My wife and I were married at the end of 1996. That was the Christmas when there was a nationwide shortage of Tickle Me Elmo dolls. There were idiots paying as much as $1000 so they could give a stupid muppet doll to their kids on Christmas morning. A couple of my in-laws were even more thick because they had bought one for their kid before the shortage, but refused to sell. As a result that particular Elmo was at our wedding and featured in a lot of our wedding pictures.

    If it had been me I would have sold the darn thing and the kid would have gotten an “IOU 1 Tickle Me Elmo” and told that there was a delay in the R&D lab because of problems with Elmo’s test tickles.

  7. Duncan20903 says:


    Can someone explain to me the difference between mandatory fingerprint and taking a DNA swab? From my direct experience I can say that getting that goddamn ink off of your hands is much more of a pain in the ass than an oral swab would be. Because the DNA might help the police solve another case? Law Enforcement has been using fingerprints taken at the time of arrest to solve unrelated cases for well over a century. The only part that bothers me is familial matching. I can live with the arrested person getting beefed for an unrelated crime that the donor committed but when it moves to an unrelated event committed by a different person then its a different story.

  8. Windy says:

    For those who inquire as to how DNA is different from fingerprints, Ashley Kowalczyk has the answer:
    “Fingerprints, like pictures, are an impression. DNA is your private property. That’s the difference.”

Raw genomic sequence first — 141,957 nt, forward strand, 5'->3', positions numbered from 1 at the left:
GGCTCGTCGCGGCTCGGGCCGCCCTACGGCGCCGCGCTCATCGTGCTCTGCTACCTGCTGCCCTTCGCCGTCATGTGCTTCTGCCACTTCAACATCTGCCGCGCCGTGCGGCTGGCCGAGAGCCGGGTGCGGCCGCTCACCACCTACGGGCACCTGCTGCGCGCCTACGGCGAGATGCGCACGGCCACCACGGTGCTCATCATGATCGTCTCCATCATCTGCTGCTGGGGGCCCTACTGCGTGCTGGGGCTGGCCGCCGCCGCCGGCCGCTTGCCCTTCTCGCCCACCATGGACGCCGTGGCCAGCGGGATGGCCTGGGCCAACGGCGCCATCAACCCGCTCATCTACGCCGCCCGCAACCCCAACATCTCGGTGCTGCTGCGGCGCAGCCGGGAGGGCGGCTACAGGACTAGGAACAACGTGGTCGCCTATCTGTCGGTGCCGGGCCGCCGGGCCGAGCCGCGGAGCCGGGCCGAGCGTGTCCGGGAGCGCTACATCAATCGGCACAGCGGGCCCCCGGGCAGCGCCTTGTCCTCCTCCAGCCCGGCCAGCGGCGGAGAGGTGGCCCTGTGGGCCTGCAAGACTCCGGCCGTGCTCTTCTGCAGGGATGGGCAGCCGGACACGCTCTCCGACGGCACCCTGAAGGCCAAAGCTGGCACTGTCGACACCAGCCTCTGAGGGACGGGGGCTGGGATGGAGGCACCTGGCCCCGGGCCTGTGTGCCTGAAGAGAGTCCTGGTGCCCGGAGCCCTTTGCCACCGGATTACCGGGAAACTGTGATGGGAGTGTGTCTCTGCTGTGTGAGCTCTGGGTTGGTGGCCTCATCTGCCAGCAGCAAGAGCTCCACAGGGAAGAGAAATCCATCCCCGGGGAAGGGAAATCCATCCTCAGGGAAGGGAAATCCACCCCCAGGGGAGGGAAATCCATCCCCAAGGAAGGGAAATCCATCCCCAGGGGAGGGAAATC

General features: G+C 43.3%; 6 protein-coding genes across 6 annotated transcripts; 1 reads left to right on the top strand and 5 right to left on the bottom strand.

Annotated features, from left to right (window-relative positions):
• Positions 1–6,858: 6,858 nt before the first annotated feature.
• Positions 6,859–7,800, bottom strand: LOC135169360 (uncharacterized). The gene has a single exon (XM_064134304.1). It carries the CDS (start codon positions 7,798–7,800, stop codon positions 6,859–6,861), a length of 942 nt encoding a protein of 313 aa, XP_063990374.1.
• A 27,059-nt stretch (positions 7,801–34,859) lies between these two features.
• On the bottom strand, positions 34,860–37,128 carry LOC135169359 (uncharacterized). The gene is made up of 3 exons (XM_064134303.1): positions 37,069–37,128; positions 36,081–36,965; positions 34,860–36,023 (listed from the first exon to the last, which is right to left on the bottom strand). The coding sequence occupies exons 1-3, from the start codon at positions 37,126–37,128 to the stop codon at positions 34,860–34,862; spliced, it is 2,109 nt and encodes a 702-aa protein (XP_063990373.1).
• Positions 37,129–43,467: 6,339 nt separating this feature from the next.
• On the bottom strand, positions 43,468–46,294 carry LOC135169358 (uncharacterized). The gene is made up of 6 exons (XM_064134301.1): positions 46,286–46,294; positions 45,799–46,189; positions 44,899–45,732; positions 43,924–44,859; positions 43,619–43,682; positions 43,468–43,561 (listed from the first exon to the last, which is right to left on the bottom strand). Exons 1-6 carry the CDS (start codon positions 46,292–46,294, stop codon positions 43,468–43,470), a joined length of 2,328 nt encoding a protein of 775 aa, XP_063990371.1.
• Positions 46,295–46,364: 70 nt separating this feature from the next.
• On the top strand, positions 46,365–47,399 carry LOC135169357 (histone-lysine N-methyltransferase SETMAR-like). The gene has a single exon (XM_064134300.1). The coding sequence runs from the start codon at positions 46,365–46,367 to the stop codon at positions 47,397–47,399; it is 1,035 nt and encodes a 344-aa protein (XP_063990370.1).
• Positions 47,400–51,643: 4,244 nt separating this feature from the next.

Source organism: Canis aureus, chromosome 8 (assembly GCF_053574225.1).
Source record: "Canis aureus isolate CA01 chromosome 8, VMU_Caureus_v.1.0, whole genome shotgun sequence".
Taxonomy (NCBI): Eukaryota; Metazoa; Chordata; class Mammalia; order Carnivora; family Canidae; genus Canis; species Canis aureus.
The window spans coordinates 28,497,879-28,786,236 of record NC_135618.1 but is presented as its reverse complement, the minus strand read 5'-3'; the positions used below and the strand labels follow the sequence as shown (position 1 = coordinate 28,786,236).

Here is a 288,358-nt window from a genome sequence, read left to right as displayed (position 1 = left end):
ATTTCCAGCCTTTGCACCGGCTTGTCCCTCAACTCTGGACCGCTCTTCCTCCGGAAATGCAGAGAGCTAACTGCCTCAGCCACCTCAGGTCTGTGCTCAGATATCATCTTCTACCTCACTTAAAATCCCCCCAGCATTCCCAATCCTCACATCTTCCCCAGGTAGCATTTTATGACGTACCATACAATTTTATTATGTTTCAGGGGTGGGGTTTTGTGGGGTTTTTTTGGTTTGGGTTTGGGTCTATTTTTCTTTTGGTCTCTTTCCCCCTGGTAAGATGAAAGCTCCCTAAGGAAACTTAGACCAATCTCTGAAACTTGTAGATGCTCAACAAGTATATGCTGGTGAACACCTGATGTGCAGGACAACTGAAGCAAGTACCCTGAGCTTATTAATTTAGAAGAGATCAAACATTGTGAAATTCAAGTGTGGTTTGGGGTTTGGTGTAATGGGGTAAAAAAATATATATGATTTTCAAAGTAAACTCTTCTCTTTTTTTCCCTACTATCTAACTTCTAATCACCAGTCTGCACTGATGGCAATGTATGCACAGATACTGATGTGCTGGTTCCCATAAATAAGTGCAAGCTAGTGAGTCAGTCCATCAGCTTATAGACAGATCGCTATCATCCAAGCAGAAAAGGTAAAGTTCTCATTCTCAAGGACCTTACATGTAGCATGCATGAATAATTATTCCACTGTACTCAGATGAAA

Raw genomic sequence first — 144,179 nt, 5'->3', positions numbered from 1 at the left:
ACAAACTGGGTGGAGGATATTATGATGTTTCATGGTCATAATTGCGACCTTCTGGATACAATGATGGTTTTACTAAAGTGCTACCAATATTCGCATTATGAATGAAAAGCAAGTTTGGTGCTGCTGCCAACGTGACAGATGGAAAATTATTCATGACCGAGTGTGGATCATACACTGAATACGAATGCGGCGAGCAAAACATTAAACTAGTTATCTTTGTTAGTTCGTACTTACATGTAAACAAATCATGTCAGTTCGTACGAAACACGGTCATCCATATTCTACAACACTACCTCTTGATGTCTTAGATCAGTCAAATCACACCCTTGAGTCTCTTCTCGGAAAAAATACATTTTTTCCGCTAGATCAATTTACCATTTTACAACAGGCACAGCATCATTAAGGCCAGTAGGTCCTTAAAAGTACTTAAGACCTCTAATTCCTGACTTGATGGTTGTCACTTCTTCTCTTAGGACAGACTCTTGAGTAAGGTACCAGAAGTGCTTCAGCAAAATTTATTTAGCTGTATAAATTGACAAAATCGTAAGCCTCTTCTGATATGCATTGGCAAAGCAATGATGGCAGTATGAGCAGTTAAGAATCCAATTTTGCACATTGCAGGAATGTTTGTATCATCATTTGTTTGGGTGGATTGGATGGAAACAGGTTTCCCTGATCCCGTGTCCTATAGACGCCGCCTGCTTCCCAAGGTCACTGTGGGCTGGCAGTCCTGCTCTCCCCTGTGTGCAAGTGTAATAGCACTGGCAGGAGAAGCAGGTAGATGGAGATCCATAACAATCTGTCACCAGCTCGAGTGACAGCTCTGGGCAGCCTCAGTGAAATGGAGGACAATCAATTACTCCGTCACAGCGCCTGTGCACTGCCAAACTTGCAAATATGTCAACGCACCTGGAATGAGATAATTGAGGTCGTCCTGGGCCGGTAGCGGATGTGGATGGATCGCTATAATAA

9. Servetus says:

    DNA fingerprints contain far more information than a standard sets of fingerprints, palmprints, iris scans, or any other kind of IDing system.

    It’s possible for genetic testing to determine if someone is addicted to coke or morphine, or is predisposed to some disease that might affect their employability, especially if employed in government, or in certain leadership positions.

    The movie Gattaca does a good take on this kind of ID profiling. Petty tyrants can use DNA testing for their own purposes, not based on any ephemeral standard of race or skin color as it’s done now by law enforcement, but more specifically in targeting gene types within the population.

    What it means for standards of privacy is that future national leaders may have their genomes on file somewhere such that the information can be hacked and used to predict that leader’s genetic weaknesses in ways useful to competing foreign governments.

    Similar problems are likely to emerge involving individual citizens and any attempts to retain their fragile place in society when faced with genetic discrimination and predation.

    The game doesn’t change. It just gets more sophisticated.

  10. Duncan20903 says:


    Well thanks for trying anyway. It just sounds like a bunch of rationalizations to me. 100 years from now DNA profiles will be taken and filed at birth and lame excuses aren’t going to stop it.